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Man sues airlines over obese wife’s death

Vilma Soltesz reportedly died after being denied a seat on three international flights

A man whose morbidly obese wife died after being refused a place on three flights from Europe to the U.S. is suing three airlines for $6 million.

Janos Soltesz claims that his wife Vilma became ill while on vacation in Budapest, Hungary last October. Doctors at a hospital there allegedly told Vilma—who weighed 425 pounds, suffered from diabetes and kidney disease and had an amputated leg—that she could fly home to New York, but that she should see a doctor immediately after arriving.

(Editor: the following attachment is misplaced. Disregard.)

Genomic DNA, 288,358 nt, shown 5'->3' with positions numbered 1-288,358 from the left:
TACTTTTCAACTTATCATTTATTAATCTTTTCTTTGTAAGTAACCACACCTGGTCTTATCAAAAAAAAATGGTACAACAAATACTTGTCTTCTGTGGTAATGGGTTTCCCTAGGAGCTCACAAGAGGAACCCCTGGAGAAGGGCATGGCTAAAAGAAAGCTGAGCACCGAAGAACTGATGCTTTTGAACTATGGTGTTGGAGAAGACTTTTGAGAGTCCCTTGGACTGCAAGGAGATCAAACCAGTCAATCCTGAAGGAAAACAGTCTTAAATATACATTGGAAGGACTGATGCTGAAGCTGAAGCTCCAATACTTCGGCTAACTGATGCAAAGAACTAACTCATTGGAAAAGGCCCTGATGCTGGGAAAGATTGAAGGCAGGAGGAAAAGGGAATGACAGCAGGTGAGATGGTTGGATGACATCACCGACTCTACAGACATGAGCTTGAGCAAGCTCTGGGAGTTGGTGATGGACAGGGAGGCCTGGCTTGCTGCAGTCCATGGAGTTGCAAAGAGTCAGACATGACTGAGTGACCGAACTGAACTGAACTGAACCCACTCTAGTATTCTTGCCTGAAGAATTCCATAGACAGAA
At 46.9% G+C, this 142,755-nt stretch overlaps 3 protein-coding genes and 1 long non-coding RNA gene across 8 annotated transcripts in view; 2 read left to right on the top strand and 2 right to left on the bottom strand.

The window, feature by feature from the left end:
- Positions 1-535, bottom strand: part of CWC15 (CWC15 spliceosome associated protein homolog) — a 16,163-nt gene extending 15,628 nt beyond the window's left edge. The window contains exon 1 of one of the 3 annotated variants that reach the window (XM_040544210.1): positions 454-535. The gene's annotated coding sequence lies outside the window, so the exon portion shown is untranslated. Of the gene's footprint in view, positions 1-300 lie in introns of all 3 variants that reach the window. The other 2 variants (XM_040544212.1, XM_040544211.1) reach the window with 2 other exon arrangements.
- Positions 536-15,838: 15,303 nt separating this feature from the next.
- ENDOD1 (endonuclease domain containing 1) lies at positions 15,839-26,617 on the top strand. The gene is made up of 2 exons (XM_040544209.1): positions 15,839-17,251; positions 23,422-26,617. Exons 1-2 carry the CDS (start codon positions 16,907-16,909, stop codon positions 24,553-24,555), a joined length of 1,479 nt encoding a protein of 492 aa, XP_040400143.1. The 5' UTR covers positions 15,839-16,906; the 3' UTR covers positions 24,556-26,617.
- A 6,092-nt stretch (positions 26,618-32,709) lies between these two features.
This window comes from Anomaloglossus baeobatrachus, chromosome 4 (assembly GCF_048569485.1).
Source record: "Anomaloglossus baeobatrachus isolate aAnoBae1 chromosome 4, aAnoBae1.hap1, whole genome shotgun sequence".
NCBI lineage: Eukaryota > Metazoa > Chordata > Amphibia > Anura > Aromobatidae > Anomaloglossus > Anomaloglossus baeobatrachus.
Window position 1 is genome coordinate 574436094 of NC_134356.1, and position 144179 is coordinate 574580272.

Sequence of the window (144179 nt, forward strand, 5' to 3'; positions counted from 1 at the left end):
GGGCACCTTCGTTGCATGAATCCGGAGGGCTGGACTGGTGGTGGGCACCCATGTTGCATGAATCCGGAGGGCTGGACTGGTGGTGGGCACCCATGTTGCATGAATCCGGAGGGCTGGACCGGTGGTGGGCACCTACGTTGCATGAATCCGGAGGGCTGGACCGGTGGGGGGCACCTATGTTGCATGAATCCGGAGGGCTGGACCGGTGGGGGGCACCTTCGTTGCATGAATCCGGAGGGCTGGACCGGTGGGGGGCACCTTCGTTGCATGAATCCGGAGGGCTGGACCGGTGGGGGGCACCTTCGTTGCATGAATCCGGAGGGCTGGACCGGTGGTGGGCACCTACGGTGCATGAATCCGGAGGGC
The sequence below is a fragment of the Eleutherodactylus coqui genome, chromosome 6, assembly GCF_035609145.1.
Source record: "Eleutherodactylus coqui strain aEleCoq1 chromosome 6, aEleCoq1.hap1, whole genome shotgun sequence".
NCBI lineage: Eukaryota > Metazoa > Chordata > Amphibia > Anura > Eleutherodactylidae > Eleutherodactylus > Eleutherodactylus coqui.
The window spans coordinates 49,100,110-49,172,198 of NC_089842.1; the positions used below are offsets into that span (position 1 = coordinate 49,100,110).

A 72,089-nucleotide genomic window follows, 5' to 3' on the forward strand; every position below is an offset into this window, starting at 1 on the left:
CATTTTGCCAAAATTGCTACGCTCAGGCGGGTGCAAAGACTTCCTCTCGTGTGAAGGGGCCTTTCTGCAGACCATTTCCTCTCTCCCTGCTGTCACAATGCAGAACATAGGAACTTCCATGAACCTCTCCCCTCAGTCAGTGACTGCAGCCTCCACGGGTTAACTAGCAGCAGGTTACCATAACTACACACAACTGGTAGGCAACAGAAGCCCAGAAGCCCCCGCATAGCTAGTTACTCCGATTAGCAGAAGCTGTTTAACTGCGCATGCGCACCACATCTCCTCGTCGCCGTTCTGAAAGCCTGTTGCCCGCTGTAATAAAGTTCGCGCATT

When the couple subsequently tried to book seats on a U.S.-bound KLM Royal Dutch Airlines flight, however, the captain told them to leave the plane after Vilma had trouble getting from her wheelchair into the two seats the duo had purchased for her, the lawsuit claims.

Their next effort to board a Delta flight from Prague also failed, after the airline reportedly told the pair that the airline “did not have access to a skylift” to get Vilma Soltesz on the plane.

Finally, almost three weeks after Vilma Soletz had gone to the hospital, a Lufthansa captain allegedly kicked the couple off while they were attempting to board a final flight, supposedly because they were delaying other passengers who needed to catch connecting flights. Two days later, on Oct. 24, Janos says that he found his wife dead at their vacation home.

According to his lawsuit, which alleges wrongful death and gross negligence, the airlines failed to accommodate his wife even though they told her they could do so.

Read more at Thomson Reuters.

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Alanna Byrne

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